Yellow Dock, Rumex crispus
Yellow dock root is cooling, sour, drying, cleansing, a laxative, and bitter. Yellow dock is indicated for cases of overactive digestion, excessive appetite, excessive hydrochloric acid with reflux and burning, and an overabundance of saliva.
Yellow dock is considered to be one of the best herbs for the entire digestive system. The taproot is rich in anthraquinone, which has a laxative action. It contains biochelated iron, which can be readily absorbed. It is helpful for anemia, fatigue, and for folks with PMS or other hormonal imbalances.
For more information on yellow dock check out this blog post from The Herbal Academy.
Yellow dock is bitter, so if taken as a decoction (using either fresh or dry root) it is best when combined with other tastier herbs. It can be taken as a tincture to support the digestive system, including the liver and gallbladder.
Yellow dock constipation remedy (from Rosemary Gladstar)
Yellow dock is helpful for constipation and doesn’t create any dependency issues. Combine 2 parts yellow dock root, 1 part dandelion root, and 1 part licorice root. Prepare as a decoction and drink 3 cups a day.
Alkalizing Herb Blend for Vascular Headaches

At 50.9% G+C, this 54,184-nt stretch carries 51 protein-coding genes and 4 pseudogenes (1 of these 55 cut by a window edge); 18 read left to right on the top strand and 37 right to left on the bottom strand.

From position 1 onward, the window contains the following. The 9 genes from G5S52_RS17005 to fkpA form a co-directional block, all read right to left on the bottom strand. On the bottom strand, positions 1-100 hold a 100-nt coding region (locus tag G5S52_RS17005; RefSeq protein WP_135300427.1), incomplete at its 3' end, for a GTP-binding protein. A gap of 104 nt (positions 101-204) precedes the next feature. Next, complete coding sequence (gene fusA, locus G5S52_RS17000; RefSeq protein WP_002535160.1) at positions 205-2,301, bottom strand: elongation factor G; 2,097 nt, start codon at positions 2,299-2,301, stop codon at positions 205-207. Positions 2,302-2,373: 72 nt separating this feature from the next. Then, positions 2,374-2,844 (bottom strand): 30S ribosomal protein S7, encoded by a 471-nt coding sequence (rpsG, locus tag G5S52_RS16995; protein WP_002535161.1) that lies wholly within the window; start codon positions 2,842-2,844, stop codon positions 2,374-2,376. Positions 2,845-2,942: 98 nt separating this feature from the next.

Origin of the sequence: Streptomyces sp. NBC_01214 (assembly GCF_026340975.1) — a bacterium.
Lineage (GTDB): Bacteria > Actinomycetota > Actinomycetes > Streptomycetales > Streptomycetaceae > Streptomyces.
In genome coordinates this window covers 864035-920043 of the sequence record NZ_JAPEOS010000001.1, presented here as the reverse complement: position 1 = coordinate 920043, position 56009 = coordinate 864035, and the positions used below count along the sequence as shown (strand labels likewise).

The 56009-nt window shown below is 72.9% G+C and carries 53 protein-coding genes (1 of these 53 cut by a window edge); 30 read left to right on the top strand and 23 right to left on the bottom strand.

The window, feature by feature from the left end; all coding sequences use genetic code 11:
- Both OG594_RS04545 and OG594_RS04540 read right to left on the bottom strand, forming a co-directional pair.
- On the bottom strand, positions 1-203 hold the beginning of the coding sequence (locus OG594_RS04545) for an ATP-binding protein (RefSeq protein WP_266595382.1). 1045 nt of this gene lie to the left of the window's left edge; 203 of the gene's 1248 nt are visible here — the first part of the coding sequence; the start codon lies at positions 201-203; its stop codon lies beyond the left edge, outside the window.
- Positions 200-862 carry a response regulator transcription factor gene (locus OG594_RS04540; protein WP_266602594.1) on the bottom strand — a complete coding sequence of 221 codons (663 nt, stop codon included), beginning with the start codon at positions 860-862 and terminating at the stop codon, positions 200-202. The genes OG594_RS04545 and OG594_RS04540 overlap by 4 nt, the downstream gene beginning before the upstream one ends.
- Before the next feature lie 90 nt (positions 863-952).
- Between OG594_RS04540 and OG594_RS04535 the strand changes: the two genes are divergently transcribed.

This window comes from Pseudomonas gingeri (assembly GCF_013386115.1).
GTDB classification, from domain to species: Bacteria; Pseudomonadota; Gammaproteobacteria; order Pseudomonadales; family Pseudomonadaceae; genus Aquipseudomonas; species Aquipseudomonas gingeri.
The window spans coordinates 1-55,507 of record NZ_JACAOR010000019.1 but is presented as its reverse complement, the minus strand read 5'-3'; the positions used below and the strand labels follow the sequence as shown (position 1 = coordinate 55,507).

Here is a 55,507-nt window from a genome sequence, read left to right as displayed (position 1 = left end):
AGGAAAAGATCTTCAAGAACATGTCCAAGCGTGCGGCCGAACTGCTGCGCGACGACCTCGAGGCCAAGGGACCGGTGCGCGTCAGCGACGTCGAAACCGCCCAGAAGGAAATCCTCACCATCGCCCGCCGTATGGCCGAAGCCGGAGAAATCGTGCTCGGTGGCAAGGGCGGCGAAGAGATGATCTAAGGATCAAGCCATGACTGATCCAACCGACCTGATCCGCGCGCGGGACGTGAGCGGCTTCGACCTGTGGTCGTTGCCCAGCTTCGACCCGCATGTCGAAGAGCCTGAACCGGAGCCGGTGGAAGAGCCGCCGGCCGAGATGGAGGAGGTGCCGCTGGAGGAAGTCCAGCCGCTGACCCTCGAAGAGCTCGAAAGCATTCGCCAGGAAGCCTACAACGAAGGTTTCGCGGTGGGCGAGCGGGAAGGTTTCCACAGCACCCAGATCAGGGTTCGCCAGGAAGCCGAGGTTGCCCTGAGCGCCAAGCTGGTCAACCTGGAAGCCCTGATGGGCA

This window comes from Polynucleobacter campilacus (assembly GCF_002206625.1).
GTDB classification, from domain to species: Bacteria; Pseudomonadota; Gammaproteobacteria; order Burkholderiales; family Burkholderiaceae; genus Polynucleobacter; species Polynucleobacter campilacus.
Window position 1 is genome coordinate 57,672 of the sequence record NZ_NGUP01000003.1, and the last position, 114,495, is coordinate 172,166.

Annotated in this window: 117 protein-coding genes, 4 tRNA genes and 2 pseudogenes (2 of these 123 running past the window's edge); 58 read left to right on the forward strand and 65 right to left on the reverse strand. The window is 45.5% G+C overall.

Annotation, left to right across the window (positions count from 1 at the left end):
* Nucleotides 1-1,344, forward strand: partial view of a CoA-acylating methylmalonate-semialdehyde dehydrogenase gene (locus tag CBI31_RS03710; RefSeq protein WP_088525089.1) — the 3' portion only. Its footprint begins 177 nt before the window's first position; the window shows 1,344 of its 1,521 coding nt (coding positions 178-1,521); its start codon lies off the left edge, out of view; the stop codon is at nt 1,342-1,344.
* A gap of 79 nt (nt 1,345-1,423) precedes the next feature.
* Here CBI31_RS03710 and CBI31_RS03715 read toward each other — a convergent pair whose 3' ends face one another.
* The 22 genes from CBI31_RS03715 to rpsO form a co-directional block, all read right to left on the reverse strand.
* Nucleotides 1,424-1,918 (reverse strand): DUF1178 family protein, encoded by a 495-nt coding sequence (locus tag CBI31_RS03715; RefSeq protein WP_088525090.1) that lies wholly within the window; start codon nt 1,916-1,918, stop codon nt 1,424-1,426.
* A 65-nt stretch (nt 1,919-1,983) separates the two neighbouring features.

Vascular headaches are generally the result of too much cold food in the diet and an overly acidic condition of the body. To get rid of a vascular headache, alkalize the diet with salty, contractive foods like brine-cured olives, a cup of miso soup, or a strong alkalizing tea blend.
Combine 1 part yellow dock root, 3 parts dandelion root and 2 parts burdock root. Prepare as a decoction and drink 1/4 cup of tea with 1/4 teaspoon of skullcup or valerian tincture every 30 minutes until symptoms subside.
Yellow Dock Syrup (from Guido Mase)
Take a couple of tablespoons of yellow dock syrup with meals, once or twice a day, to ensure good iron levels. Because of it’s abilities to regulate bowel function, this is a beloved tonic for pregnancy, it helps keep energy levels up and corrects any mild constipation.
Take about 8 ounces of minced, dried yellow dock root and simmer it in a quart of spring water, over low heat, until there is only about a pint of fluid left. Strain the liquid, which should be dark brown and rich-smelling, and mix it with an equal part by volume of raw honey (e.g. two cups of fluid, mix with two cups of honey). The syrup will keep indefinitely if refrigerated.
Cautions/Contraindications: “Use cautiously when a history of kidney stones is present.” (Gagnon, Daniel)
Disclaimer: The information on this page has not been approved by the FDA. Please consult your healthcare practitioner before using herbal products. We do not endorse the websites linked to in the resources and have not extensively reviewed all the information on external pages for accuracy. Everyone reacts differently to herbs and we do not attempt to be completely inclusive in the information and contraindications for each herb.